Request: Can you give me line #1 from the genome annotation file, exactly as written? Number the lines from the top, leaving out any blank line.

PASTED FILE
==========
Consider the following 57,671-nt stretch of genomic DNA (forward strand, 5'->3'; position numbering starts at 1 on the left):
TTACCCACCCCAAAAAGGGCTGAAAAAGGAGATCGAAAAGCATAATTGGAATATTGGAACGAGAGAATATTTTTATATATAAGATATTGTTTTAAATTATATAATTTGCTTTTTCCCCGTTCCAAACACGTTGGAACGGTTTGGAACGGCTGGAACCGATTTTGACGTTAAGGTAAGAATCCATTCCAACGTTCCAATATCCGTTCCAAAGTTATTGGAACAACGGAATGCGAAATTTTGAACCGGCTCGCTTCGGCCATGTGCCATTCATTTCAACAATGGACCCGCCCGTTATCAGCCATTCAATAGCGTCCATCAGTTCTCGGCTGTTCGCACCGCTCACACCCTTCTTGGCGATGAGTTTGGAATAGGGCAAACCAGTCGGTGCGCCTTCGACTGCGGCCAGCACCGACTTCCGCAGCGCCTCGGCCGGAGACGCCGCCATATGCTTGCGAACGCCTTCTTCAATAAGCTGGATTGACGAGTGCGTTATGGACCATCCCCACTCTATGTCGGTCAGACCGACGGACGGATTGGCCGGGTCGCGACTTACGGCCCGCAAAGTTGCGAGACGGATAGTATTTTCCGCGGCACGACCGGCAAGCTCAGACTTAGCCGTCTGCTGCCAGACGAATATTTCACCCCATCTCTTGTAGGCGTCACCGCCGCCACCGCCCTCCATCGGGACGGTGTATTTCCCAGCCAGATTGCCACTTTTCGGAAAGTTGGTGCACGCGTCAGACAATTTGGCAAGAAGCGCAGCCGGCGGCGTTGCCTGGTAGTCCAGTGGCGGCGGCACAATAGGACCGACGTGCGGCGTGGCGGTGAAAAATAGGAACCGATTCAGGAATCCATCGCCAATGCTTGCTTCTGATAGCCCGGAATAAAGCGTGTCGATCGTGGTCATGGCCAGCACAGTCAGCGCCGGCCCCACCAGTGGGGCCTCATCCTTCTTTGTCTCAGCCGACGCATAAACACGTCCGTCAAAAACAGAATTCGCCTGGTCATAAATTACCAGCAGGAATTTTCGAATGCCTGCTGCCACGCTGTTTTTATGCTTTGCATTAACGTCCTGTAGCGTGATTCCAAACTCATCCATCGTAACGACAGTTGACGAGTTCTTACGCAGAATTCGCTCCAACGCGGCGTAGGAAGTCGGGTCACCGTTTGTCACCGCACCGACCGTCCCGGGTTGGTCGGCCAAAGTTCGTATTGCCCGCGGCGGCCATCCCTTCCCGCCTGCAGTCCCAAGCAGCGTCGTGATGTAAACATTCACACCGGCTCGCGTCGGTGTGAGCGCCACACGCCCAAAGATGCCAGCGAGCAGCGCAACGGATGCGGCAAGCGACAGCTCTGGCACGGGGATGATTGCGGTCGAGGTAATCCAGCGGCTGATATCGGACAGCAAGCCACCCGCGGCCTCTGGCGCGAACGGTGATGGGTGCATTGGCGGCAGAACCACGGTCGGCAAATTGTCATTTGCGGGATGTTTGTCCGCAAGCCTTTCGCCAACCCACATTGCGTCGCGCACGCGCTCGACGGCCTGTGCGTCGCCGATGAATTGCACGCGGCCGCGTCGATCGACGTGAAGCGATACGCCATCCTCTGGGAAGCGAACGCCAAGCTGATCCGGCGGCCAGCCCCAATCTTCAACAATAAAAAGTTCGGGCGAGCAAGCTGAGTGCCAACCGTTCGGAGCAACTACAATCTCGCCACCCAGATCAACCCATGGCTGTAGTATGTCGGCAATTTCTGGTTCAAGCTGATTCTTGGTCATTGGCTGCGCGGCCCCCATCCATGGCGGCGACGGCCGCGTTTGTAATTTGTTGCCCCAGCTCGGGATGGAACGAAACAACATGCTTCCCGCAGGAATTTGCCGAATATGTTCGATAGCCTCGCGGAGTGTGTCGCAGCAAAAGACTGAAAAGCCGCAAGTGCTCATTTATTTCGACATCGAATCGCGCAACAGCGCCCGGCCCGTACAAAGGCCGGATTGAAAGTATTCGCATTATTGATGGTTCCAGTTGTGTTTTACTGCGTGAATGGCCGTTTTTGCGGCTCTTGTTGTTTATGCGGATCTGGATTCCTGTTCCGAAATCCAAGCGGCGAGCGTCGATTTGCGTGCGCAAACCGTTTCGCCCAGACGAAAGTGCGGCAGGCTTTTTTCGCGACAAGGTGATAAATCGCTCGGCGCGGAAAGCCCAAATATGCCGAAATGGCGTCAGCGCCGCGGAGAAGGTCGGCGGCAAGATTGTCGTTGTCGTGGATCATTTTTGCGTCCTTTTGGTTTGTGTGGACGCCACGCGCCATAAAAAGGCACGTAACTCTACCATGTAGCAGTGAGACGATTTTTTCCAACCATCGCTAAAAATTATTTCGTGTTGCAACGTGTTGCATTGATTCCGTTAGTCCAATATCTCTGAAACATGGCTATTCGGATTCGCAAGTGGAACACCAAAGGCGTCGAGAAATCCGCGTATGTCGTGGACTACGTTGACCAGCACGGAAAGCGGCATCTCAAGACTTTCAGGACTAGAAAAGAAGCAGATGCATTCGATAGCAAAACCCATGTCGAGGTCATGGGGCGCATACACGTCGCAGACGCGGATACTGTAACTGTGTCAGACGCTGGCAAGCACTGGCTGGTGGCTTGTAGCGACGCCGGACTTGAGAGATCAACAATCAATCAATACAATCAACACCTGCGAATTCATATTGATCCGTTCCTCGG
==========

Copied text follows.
Consider the following 57,671-nt stretch of genomic DNA (forward strand, 5'->3'; position numbering starts at 1 on the left):